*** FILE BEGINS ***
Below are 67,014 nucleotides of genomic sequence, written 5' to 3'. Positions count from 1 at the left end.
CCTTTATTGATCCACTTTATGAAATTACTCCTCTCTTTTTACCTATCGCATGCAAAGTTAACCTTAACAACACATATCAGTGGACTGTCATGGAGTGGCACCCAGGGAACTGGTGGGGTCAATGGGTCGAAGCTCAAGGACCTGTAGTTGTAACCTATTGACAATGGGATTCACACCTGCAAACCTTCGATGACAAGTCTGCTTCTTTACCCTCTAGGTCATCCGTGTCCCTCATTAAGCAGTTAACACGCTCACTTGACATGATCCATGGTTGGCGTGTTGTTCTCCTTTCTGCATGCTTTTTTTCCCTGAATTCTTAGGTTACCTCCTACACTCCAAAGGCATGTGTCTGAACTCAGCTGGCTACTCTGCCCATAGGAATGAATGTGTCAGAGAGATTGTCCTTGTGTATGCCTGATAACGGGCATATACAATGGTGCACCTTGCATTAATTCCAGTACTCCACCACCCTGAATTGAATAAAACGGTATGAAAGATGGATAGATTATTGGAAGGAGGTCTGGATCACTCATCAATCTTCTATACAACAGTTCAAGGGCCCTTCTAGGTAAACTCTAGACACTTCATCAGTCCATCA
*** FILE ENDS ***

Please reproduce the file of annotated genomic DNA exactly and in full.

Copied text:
Below are 67,014 nucleotides of genomic sequence, written 5' to 3'. Positions count from 1 at the left end.
CCTTTATTGATCCACTTTATGAAATTACTCCTCTCTTTTTACCTATCGCATGCAAAGTTAACCTTAACAACACATATCAGTGGACTGTCATGGAGTGGCACCCAGGGAACTGGTGGGGTCAATGGGTCGAAGCTCAAGGACCTGTAGTTGTAACCTATTGACAATGGGATTCACACCTGCAAACCTTCGATGACAAGTCTGCTTCTTTACCCTCTAGGTCATCCGTGTCCCTCATTAAGCAGTTAACACGCTCACTTGACATGATCCATGGTTGGCGTGTTGTTCTCCTTTCTGCATGCTTTTTTTCCCTGAATTCTTAGGTTACCTCCTACACTCCAAAGGCATGTGTCTGAACTCAGCTGGCTACTCTGCCCATAGGAATGAATGTGTCAGAGAGATTGTCCTTGTGTATGCCTGATAACGGGCATATACAATGGTGCACCTTGCATTAATTCCAGTACTCCACCACCCTGAATTGAATAAAACGGTATGAAAGATGGATAGATTATTGGAAGGAGGTCTGGATCACTCATCAATCTTCTATACAACAGTTCAAGGGCCCTTCTAGGTAAACTCTAGACACTTCATCAGTCCATCA